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Liberal Leader Michael Ignatieff says the Conservative government has allowed Canada to slip far behind other countries when it comes to broadband access. ((Graham Hughes/Canadian Press))

Liberal Leader Michael Ignatieff is promising ubiquitous high-speed broadband internet access across Canada within three years if his party is elected to government.

Ignatieff made the commitment to 100-per-cent connectivity, with speeds of at least 1.5 megabits, for all Canadian communities by 2013 in a video conference from Thunder Bay, Ont., on Tuesday. He also promised expanded cellphone coverage and said a more ambitious internet speed goal would follow by 2017.

A Liberal government would fund the initiative with money raised from the upcoming public auction of wireless airwaves, scheduled for next year, he said.

More than 800,000 households still did not have access to broadband in 2009, Ignatieff said.

P.O.V.:

High-speed internet: Does your community have access?

"In today's economy, no technology does more to encourage job creation, entrepreneurship and opportunity than broadband internet," Ignatieff said in a news release on the federal Liberals' website. "It’s the key to convincing young people to build their lives and careers in the communities they grew up in. It's the key to giving many rural communities a chance to grow again."

Ignatieff also criticized the Harper government for allowing Canada to slip in international broadband standings. At the turn of the millennium, Canada was a world broadband leader, ranking second in the percentage of people subscribed to high-speed internet services. Since then, the country has slipped to 10th, according to the Organization for Economic Co-operation and Development.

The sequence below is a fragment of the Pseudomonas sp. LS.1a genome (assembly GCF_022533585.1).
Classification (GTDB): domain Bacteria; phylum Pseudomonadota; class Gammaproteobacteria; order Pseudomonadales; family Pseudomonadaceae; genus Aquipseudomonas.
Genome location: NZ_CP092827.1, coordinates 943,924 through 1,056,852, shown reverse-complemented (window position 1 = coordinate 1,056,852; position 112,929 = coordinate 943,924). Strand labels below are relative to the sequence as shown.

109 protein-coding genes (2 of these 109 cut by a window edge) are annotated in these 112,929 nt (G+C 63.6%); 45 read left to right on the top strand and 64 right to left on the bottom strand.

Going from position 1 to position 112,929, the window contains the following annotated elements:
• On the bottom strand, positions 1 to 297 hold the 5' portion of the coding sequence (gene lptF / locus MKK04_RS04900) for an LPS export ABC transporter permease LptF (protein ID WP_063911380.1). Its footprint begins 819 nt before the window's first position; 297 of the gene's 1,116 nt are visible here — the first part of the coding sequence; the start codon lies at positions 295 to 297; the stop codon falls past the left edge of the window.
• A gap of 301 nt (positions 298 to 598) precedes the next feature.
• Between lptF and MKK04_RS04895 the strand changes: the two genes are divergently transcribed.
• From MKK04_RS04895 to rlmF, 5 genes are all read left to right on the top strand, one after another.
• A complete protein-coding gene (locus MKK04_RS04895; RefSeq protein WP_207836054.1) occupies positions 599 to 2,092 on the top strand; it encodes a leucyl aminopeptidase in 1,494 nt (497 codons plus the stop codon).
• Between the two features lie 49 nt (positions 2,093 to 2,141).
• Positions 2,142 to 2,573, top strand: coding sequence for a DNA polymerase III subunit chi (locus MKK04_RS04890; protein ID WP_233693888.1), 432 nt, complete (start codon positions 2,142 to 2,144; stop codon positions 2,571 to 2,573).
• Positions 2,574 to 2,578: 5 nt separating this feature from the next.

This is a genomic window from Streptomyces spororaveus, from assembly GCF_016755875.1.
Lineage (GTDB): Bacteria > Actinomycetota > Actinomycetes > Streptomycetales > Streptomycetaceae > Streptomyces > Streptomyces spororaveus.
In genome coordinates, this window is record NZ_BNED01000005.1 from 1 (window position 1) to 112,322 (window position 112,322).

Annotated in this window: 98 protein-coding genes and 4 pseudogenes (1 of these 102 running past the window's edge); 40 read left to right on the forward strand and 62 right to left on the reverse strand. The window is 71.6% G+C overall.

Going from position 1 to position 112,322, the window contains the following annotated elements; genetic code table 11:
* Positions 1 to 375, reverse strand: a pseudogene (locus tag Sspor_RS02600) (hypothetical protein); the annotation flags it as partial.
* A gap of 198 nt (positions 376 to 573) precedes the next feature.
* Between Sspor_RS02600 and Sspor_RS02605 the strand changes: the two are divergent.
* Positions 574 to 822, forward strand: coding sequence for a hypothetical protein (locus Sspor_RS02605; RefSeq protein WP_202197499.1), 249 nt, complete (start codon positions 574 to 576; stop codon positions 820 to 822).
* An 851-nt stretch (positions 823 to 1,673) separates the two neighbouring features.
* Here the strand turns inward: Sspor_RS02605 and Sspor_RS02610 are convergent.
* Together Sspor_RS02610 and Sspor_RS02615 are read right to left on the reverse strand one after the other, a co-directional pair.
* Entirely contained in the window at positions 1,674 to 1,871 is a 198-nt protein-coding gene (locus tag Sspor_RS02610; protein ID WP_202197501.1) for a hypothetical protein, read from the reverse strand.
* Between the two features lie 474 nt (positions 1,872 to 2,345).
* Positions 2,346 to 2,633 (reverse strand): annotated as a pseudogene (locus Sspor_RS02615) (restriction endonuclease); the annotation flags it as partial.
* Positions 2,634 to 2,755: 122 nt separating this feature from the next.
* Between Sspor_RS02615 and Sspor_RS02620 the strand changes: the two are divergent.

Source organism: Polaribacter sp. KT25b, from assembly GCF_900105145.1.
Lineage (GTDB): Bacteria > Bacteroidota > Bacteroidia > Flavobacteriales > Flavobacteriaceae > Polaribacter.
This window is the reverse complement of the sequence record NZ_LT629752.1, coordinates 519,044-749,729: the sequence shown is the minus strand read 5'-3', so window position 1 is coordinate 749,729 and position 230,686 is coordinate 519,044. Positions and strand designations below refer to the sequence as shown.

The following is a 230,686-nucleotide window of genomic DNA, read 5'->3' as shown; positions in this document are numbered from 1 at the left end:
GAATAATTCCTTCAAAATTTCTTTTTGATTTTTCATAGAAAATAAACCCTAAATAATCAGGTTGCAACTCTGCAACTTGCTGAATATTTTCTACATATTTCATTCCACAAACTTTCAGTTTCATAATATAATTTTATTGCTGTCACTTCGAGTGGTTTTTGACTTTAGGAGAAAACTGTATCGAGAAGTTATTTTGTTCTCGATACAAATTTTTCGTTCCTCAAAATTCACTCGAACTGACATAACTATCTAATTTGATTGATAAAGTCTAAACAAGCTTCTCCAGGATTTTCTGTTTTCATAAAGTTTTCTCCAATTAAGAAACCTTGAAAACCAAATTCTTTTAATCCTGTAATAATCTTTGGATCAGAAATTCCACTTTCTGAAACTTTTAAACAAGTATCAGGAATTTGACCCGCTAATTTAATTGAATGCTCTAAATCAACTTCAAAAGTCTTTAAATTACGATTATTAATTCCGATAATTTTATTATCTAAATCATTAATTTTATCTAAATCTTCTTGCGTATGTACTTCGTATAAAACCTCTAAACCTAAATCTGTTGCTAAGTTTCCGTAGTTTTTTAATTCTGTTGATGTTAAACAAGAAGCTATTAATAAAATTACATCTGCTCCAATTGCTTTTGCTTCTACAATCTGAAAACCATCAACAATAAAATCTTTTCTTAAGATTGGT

The current government pledged $225 million in February 2009 for expanding broadband in rural communities, but so far, it "has not signed one agreement to improve rural internet connectivity," Ignatieff said.

In response, Industry Minister Tony Clement said he will unveil rural broadband plans "very shortly."

"Our government is moving forward with our digital economy strategy, and rural broadband is an integral part of the plan," Clement said in a statement. "We are working to develop a strategy that will strengthen Canada's ability to compete and lead in the global digital economy."

Several countries are at various stages of enacting ambitious plans to wire their citizenry with super-fast internet speeds. In March, the U.S. Federal Communications Commission announced a plan to connect 100 million homes with 100-megabit speeds. The Australian government is currently testing its $40-billion National Broadband Network, which will see 90 per cent of homes, schools and workplaces connected with 100-megabit speeds.

Ignatieff invited people to share their thoughts on broadband on his Facebook page or in an online town hall being held on the Liberals' website at 3:30 p.m. ET on May 5.